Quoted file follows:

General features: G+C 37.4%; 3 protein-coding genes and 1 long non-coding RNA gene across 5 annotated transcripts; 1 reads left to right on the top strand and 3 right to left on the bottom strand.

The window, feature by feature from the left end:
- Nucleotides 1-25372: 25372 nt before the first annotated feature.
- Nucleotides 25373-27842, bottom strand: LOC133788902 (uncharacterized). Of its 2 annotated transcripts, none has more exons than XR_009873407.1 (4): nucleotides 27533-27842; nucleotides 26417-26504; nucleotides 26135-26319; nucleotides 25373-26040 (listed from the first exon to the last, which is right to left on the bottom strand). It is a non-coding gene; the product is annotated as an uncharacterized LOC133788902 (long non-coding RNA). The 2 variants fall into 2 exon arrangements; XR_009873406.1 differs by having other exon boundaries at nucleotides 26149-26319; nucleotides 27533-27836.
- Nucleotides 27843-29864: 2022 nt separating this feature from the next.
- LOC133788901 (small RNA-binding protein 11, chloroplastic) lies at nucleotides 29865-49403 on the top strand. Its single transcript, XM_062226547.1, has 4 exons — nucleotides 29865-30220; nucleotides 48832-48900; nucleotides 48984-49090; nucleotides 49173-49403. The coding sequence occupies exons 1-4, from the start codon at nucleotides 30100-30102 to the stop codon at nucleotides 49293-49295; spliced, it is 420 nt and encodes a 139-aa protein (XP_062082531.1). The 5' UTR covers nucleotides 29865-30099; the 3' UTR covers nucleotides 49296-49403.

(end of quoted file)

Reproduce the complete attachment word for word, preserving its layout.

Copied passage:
General features: G+C 37.4%; 3 protein-coding genes and 1 long non-coding RNA gene across 5 annotated transcripts; 1 reads left to right on the top strand and 3 right to left on the bottom strand.

The window, feature by feature from the left end:
- Nucleotides 1-25372: 25372 nt before the first annotated feature.
- Nucleotides 25373-27842, bottom strand: LOC133788902 (uncharacterized). Of its 2 annotated transcripts, none has more exons than XR_009873407.1 (4): nucleotides 27533-27842; nucleotides 26417-26504; nucleotides 26135-26319; nucleotides 25373-26040 (listed from the first exon to the last, which is right to left on the bottom strand). It is a non-coding gene; the product is annotated as an uncharacterized LOC133788902 (long non-coding RNA). The 2 variants fall into 2 exon arrangements; XR_009873406.1 differs by having other exon boundaries at nucleotides 26149-26319; nucleotides 27533-27836.
- Nucleotides 27843-29864: 2022 nt separating this feature from the next.
- LOC133788901 (small RNA-binding protein 11, chloroplastic) lies at nucleotides 29865-49403 on the top strand. Its single transcript, XM_062226547.1, has 4 exons — nucleotides 29865-30220; nucleotides 48832-48900; nucleotides 48984-49090; nucleotides 49173-49403. The coding sequence occupies exons 1-4, from the start codon at nucleotides 30100-30102 to the stop codon at nucleotides 49293-49295; spliced, it is 420 nt and encodes a 139-aa protein (XP_062082531.1). The 5' UTR covers nucleotides 29865-30099; the 3' UTR covers nucleotides 49296-49403.